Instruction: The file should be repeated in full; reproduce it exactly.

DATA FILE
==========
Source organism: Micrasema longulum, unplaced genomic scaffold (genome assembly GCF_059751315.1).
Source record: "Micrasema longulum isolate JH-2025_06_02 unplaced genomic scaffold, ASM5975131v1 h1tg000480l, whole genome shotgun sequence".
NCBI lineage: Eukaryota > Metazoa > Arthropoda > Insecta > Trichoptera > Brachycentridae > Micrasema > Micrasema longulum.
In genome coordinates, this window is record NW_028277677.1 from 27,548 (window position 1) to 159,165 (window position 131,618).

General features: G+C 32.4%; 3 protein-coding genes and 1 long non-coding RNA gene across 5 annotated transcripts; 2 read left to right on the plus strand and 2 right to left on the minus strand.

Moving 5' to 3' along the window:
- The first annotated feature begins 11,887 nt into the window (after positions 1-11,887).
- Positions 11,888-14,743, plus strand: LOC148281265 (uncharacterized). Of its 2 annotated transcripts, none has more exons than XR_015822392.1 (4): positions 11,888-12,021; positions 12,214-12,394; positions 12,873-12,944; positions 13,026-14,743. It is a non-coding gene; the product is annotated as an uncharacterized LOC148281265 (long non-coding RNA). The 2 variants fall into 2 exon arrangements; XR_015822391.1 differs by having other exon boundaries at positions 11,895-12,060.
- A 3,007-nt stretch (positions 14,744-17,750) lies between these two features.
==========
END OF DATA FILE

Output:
Source organism: Micrasema longulum, unplaced genomic scaffold (genome assembly GCF_059751315.1).
Source record: "Micrasema longulum isolate JH-2025_06_02 unplaced genomic scaffold, ASM5975131v1 h1tg000480l, whole genome shotgun sequence".
NCBI lineage: Eukaryota > Metazoa > Arthropoda > Insecta > Trichoptera > Brachycentridae > Micrasema > Micrasema longulum.
In genome coordinates, this window is record NW_028277677.1 from 27,548 (window position 1) to 159,165 (window position 131,618).

General features: G+C 32.4%; 3 protein-coding genes and 1 long non-coding RNA gene across 5 annotated transcripts; 2 read left to right on the plus strand and 2 right to left on the minus strand.

Moving 5' to 3' along the window:
- The first annotated feature begins 11,887 nt into the window (after positions 1-11,887).
- Positions 11,888-14,743, plus strand: LOC148281265 (uncharacterized). Of its 2 annotated transcripts, none has more exons than XR_015822392.1 (4): positions 11,888-12,021; positions 12,214-12,394; positions 12,873-12,944; positions 13,026-14,743. It is a non-coding gene; the product is annotated as an uncharacterized LOC148281265 (long non-coding RNA). The 2 variants fall into 2 exon arrangements; XR_015822391.1 differs by having other exon boundaries at positions 11,895-12,060.
- A 3,007-nt stretch (positions 14,744-17,750) lies between these two features.